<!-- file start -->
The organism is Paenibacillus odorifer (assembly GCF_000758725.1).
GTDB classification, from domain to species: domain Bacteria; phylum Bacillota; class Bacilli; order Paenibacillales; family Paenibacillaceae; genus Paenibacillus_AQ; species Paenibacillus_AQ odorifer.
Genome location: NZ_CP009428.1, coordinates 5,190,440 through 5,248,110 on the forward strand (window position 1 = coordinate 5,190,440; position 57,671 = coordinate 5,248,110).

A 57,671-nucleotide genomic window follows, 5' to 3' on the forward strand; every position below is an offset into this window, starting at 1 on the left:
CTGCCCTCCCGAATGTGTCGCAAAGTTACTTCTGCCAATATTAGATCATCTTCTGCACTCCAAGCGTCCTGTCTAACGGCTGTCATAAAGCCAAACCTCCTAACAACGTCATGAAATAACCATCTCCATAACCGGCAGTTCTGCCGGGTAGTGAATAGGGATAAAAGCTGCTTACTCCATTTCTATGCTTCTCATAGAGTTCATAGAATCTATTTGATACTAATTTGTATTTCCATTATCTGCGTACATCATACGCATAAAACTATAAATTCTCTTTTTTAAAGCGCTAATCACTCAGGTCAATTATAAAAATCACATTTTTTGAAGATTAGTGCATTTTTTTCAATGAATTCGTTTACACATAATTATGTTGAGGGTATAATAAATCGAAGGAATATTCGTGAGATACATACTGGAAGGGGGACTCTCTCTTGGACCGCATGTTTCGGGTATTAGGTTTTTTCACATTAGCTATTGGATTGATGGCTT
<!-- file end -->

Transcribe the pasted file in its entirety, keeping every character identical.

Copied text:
The organism is Paenibacillus odorifer (assembly GCF_000758725.1).
GTDB classification, from domain to species: domain Bacteria; phylum Bacillota; class Bacilli; order Paenibacillales; family Paenibacillaceae; genus Paenibacillus_AQ; species Paenibacillus_AQ odorifer.
Genome location: NZ_CP009428.1, coordinates 5,190,440 through 5,248,110 on the forward strand (window position 1 = coordinate 5,190,440; position 57,671 = coordinate 5,248,110).

A 57,671-nucleotide genomic window follows, 5' to 3' on the forward strand; every position below is an offset into this window, starting at 1 on the left:
CTGCCCTCCCGAATGTGTCGCAAAGTTACTTCTGCCAATATTAGATCATCTTCTGCACTCCAAGCGTCCTGTCTAACGGCTGTCATAAAGCCAAACCTCCTAACAACGTCATGAAATAACCATCTCCATAACCGGCAGTTCTGCCGGGTAGTGAATAGGGATAAAAGCTGCTTACTCCATTTCTATGCTTCTCATAGAGTTCATAGAATCTATTTGATACTAATTTGTATTTCCATTATCTGCGTACATCATACGCATAAAACTATAAATTCTCTTTTTTAAAGCGCTAATCACTCAGGTCAATTATAAAAATCACATTTTTTGAAGATTAGTGCATTTTTTTCAATGAATTCGTTTACACATAATTATGTTGAGGGTATAATAAATCGAAGGAATATTCGTGAGATACATACTGGAAGGGGGACTCTCTCTTGGACCGCATGTTTCGGGTATTAGGTTTTTTCACATTAGCTATTGGATTGATGGCTT